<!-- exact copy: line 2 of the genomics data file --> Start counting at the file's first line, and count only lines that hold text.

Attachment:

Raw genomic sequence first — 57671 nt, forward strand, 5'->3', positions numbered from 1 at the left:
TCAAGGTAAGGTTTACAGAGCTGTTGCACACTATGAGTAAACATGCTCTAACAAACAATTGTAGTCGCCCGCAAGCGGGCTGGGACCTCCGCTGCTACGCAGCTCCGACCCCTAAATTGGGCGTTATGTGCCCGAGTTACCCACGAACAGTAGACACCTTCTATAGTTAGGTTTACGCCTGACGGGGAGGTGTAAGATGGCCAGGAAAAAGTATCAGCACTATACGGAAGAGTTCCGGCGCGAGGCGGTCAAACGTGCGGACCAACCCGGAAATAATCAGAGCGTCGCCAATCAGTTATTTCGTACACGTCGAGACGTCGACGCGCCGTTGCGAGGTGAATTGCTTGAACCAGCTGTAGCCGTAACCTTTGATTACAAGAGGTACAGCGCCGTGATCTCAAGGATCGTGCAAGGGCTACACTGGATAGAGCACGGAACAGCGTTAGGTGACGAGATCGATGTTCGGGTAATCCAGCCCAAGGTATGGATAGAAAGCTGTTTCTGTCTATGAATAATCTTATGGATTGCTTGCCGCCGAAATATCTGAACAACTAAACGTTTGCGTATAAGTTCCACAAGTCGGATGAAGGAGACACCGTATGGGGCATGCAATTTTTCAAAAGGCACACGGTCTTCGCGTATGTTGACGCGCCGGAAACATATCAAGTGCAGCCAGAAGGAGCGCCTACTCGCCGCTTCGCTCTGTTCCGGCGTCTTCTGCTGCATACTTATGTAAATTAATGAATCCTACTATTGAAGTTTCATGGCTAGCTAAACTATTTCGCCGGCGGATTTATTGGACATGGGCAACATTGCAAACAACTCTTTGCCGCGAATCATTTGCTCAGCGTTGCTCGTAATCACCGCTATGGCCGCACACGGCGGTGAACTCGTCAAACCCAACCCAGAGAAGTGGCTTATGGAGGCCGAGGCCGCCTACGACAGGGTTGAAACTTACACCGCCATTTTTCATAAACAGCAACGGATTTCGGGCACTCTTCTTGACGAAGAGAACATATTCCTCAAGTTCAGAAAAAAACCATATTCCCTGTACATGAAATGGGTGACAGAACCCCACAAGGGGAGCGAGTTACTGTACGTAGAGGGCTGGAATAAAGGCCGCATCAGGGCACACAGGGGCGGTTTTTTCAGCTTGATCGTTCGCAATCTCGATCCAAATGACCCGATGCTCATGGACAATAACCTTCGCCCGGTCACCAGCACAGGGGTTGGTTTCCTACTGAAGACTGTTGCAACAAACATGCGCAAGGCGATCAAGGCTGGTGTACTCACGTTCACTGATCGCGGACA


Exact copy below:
TCAAGGTAAGGTTTACAGAGCTGTTGCACACTATGAGTAAACATGCTCTAACAAACAATTGTAGTCGCCCGCAAGCGGGCTGGGACCTCCGCTGCTACGCAGCTCCGACCCCTAAATTGGGCGTTATGTGCCCGAGTTACCCACGAACAGTAGACACCTTCTATAGTTAGGTTTACGCCTGACGGGGAGGTGTAAGATGGCCAGGAAAAAGTATCAGCACTATACGGAAGAGTTCCGGCGCGAGGCGGTCAAACGTGCGGACCAACCCGGAAATAATCAGAGCGTCGCCAATCAGTTATTTCGTACACGTCGAGACGTCGACGCGCCGTTGCGAGGTGAATTGCTTGAACCAGCTGTAGCCGTAACCTTTGATTACAAGAGGTACAGCGCCGTGATCTCAAGGATCGTGCAAGGGCTACACTGGATAGAGCACGGAACAGCGTTAGGTGACGAGATCGATGTTCGGGTAATCCAGCCCAAGGTATGGATAGAAAGCTGTTTCTGTCTATGAATAATCTTATGGATTGCTTGCCGCCGAAATATCTGAACAACTAAACGTTTGCGTATAAGTTCCACAAGTCGGATGAAGGAGACACCGTATGGGGCATGCAATTTTTCAAAAGGCACACGGTCTTCGCGTATGTTGACGCGCCGGAAACATATCAAGTGCAGCCAGAAGGAGCGCCTACTCGCCGCTTCGCTCTGTTCCGGCGTCTTCTGCTGCATACTTATGTAAATTAATGAATCCTACTATTGAAGTTTCATGGCTAGCTAAACTATTTCGCCGGCGGATTTATTGGACATGGGCAACATTGCAAACAACTCTTTGCCGCGAATCATTTGCTCAGCGTTGCTCGTAATCACCGCTATGGCCGCACACGGCGGTGAACTCGTCAAACCCAACCCAGAGAAGTGGCTTATGGAGGCCGAGGCCGCCTACGACAGGGTTGAAACTTACACCGCCATTTTTCATAAACAGCAACGGATTTCGGGCACTCTTCTTGACGAAGAGAACATATTCCTCAAGTTCAGAAAAAAACCATATTCCCTGTACATGAAATGGGTGACAGAACCCCACAAGGGGAGCGAGTTACTGTACGTAGAGGGCTGGAATAAAGGCCGCATCAGGGCACACAGGGGCGGTTTTTTCAGCTTGATCGTTCGCAATCTCGATCCAAATGACCCGATGCTCATGGACAATAACCTTCGCCCGGTCACCAGCACAGGGGTTGGTTTCCTACTGAAGACTGTTGCAACAAACATGCGCAAGGCGATCAAGGCTGGTGTACTCACGTTCACTGATCGCGGACA